In role reversal, tour operators find success in hotel ownership

Thomas Cook's Sunwing Kallithea Beach hotel in Rhodes, Greece. Photo credit: Thomas Cook (Thomas Cook's Sunwing Kallithea Beach)

A role reversal of sorts has been afoot in the hotel sector: as global brands shed owned assets, traditional tour operators are stepping in to become hotel owners.

At traditional UK-based tour operator Thomas Cook, the company has moved into ownership creating a hotel investment platform with LMEY, a Swiss hotel development group. The pair launched the fund with five owned and directly-managed hotel properties, with a combined value of around £150 million and has since added three more sites. 

The agreement also saw Thomas Cook acquire a 42-percent stake in Aldiana, a premium club and activity-focused tour operator and hotel management company based in Germany from LMEY, adding a further brand to the tour operator’s stable. The group launched a further flag in Cook’s Club, described as offering a boutique hotel at an accessible price point.

On the group’s most recent earnings call, CEO Peter Fankhauser updated analysts on the fund, commenting: "Our fund and our new Cook’s Club is an innovative concept for a new segment, which is much more design-lead, giving us the tailwind to really grow our own branded hotels, and to have even bigger reach than what we have before.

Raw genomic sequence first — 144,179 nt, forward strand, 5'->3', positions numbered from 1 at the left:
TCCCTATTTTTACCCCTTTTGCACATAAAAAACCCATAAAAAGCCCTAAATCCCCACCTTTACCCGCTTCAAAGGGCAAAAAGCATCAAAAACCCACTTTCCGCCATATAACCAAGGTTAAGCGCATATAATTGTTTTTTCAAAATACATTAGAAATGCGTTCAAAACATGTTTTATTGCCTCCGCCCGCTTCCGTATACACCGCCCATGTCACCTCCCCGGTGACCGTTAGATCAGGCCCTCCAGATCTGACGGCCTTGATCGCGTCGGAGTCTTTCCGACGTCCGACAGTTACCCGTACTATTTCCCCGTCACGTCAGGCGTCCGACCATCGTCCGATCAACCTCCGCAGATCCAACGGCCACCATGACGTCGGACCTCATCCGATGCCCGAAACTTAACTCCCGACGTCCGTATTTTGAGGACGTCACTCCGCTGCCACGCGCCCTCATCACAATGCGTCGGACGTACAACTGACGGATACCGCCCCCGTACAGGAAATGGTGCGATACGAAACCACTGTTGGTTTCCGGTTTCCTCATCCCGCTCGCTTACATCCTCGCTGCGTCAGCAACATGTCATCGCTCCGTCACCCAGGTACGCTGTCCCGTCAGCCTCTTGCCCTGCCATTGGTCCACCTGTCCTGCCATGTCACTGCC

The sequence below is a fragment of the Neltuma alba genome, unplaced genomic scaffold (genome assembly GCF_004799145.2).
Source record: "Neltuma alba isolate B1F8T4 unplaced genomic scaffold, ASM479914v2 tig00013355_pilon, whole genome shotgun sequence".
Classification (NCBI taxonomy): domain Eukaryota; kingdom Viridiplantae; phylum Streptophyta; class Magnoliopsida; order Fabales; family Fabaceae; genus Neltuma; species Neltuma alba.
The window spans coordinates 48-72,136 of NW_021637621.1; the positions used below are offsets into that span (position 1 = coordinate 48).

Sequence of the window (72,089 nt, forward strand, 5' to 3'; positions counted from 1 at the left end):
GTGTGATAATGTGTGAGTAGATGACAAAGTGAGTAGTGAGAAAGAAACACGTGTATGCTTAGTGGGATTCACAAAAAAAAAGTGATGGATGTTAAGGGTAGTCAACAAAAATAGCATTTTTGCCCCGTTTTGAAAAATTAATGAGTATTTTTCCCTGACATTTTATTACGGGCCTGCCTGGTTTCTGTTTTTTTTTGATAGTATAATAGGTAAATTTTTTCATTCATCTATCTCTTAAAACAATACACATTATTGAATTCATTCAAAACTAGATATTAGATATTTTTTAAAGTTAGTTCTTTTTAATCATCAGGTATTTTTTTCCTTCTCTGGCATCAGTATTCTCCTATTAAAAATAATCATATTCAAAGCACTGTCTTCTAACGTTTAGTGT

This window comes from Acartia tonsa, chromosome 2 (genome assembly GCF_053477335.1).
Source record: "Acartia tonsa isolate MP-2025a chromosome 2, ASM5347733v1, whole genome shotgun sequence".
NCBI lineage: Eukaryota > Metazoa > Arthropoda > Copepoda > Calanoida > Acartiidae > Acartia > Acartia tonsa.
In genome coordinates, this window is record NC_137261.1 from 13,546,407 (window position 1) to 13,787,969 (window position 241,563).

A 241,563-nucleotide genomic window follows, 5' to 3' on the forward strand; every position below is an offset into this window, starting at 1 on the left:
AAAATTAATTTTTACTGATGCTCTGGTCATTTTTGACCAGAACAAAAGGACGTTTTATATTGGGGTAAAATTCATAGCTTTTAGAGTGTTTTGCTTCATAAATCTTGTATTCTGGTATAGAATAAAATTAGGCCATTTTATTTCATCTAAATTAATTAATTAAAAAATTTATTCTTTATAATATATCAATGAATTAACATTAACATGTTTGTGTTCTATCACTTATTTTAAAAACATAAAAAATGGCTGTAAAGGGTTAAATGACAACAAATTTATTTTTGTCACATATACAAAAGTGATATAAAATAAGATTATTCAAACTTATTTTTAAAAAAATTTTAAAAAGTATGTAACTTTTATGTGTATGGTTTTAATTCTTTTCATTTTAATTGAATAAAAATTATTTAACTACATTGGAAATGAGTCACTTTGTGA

"We have now put all the seed assets that we have planned into this fund and we have big ambitions to have by 2020, 10 to 15 managed hotels in the fund. This is our opportunity to really have more control with the management of those hotels. We have the right partner. He is as pushy as me. We have proven the capability from our side to really launch attractive new concepts, and we know how to manage hotels and we have the distribution power. And this combination of the three factors, I’m convinced, is an absolute success model. This is going to attract investors to put their money in."